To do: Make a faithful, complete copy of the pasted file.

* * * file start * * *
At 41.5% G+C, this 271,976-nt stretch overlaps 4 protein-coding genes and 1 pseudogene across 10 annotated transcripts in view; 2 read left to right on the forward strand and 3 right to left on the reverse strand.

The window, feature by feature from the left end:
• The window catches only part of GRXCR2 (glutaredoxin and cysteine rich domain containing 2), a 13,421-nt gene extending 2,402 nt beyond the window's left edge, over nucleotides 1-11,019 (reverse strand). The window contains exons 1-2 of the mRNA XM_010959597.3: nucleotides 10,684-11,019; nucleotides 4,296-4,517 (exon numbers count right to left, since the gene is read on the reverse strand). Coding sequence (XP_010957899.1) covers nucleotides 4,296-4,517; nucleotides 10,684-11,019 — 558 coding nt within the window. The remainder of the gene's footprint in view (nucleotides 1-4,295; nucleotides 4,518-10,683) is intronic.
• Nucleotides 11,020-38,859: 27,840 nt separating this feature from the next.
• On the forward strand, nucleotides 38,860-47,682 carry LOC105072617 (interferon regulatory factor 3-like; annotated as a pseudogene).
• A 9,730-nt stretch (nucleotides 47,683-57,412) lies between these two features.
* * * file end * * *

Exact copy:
At 41.5% G+C, this 271,976-nt stretch overlaps 4 protein-coding genes and 1 pseudogene across 10 annotated transcripts in view; 2 read left to right on the forward strand and 3 right to left on the reverse strand.

The window, feature by feature from the left end:
• The window catches only part of GRXCR2 (glutaredoxin and cysteine rich domain containing 2), a 13,421-nt gene extending 2,402 nt beyond the window's left edge, over nucleotides 1-11,019 (reverse strand). The window contains exons 1-2 of the mRNA XM_010959597.3: nucleotides 10,684-11,019; nucleotides 4,296-4,517 (exon numbers count right to left, since the gene is read on the reverse strand). Coding sequence (XP_010957899.1) covers nucleotides 4,296-4,517; nucleotides 10,684-11,019 — 558 coding nt within the window. The remainder of the gene's footprint in view (nucleotides 1-4,295; nucleotides 4,518-10,683) is intronic.
• Nucleotides 11,020-38,859: 27,840 nt separating this feature from the next.
• On the forward strand, nucleotides 38,860-47,682 carry LOC105072617 (interferon regulatory factor 3-like; annotated as a pseudogene).
• A 9,730-nt stretch (nucleotides 47,683-57,412) lies between these two features.